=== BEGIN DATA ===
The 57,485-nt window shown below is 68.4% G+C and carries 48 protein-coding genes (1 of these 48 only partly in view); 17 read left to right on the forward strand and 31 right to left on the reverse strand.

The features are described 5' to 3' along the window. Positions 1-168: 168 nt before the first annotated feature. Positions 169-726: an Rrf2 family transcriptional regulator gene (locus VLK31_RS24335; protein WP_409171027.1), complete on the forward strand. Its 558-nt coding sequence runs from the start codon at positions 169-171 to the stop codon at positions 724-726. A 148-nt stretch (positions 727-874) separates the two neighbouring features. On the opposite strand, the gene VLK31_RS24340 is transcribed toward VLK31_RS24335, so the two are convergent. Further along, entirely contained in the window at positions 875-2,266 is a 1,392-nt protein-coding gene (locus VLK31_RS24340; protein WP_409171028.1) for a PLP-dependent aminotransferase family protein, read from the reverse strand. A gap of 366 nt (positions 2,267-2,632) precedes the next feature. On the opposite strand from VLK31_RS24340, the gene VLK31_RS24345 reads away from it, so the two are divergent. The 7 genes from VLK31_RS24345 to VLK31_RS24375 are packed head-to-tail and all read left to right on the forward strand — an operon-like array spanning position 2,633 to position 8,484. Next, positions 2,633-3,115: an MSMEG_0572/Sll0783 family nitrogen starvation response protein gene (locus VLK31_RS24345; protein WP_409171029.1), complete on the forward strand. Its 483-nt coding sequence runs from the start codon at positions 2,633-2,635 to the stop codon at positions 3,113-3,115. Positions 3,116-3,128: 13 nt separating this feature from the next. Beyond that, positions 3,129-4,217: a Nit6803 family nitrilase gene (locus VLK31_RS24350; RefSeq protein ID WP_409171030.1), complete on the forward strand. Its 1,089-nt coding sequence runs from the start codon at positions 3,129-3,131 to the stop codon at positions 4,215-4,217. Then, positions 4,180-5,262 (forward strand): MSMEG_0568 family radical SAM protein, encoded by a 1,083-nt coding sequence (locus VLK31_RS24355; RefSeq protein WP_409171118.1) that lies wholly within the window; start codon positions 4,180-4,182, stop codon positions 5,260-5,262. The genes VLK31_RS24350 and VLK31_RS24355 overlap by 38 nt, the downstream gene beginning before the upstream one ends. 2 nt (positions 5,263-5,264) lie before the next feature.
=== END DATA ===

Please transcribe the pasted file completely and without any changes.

The 57,485-nt window shown below is 68.4% G+C and carries 48 protein-coding genes (1 of these 48 only partly in view); 17 read left to right on the forward strand and 31 right to left on the reverse strand.

The features are described 5' to 3' along the window. Positions 1-168: 168 nt before the first annotated feature. Positions 169-726: an Rrf2 family transcriptional regulator gene (locus VLK31_RS24335; protein WP_409171027.1), complete on the forward strand. Its 558-nt coding sequence runs from the start codon at positions 169-171 to the stop codon at positions 724-726. A 148-nt stretch (positions 727-874) separates the two neighbouring features. On the opposite strand, the gene VLK31_RS24340 is transcribed toward VLK31_RS24335, so the two are convergent. Further along, entirely contained in the window at positions 875-2,266 is a 1,392-nt protein-coding gene (locus VLK31_RS24340; protein WP_409171028.1) for a PLP-dependent aminotransferase family protein, read from the reverse strand. A gap of 366 nt (positions 2,267-2,632) precedes the next feature. On the opposite strand from VLK31_RS24340, the gene VLK31_RS24345 reads away from it, so the two are divergent. The 7 genes from VLK31_RS24345 to VLK31_RS24375 are packed head-to-tail and all read left to right on the forward strand — an operon-like array spanning position 2,633 to position 8,484. Next, positions 2,633-3,115: an MSMEG_0572/Sll0783 family nitrogen starvation response protein gene (locus VLK31_RS24345; protein WP_409171029.1), complete on the forward strand. Its 483-nt coding sequence runs from the start codon at positions 2,633-2,635 to the stop codon at positions 3,113-3,115. Positions 3,116-3,128: 13 nt separating this feature from the next. Beyond that, positions 3,129-4,217: a Nit6803 family nitrilase gene (locus VLK31_RS24350; RefSeq protein ID WP_409171030.1), complete on the forward strand. Its 1,089-nt coding sequence runs from the start codon at positions 3,129-3,131 to the stop codon at positions 4,215-4,217. Then, positions 4,180-5,262 (forward strand): MSMEG_0568 family radical SAM protein, encoded by a 1,083-nt coding sequence (locus VLK31_RS24355; RefSeq protein WP_409171118.1) that lies wholly within the window; start codon positions 4,180-4,182, stop codon positions 5,260-5,262. The genes VLK31_RS24350 and VLK31_RS24355 overlap by 38 nt, the downstream gene beginning before the upstream one ends. 2 nt (positions 5,263-5,264) lie before the next feature.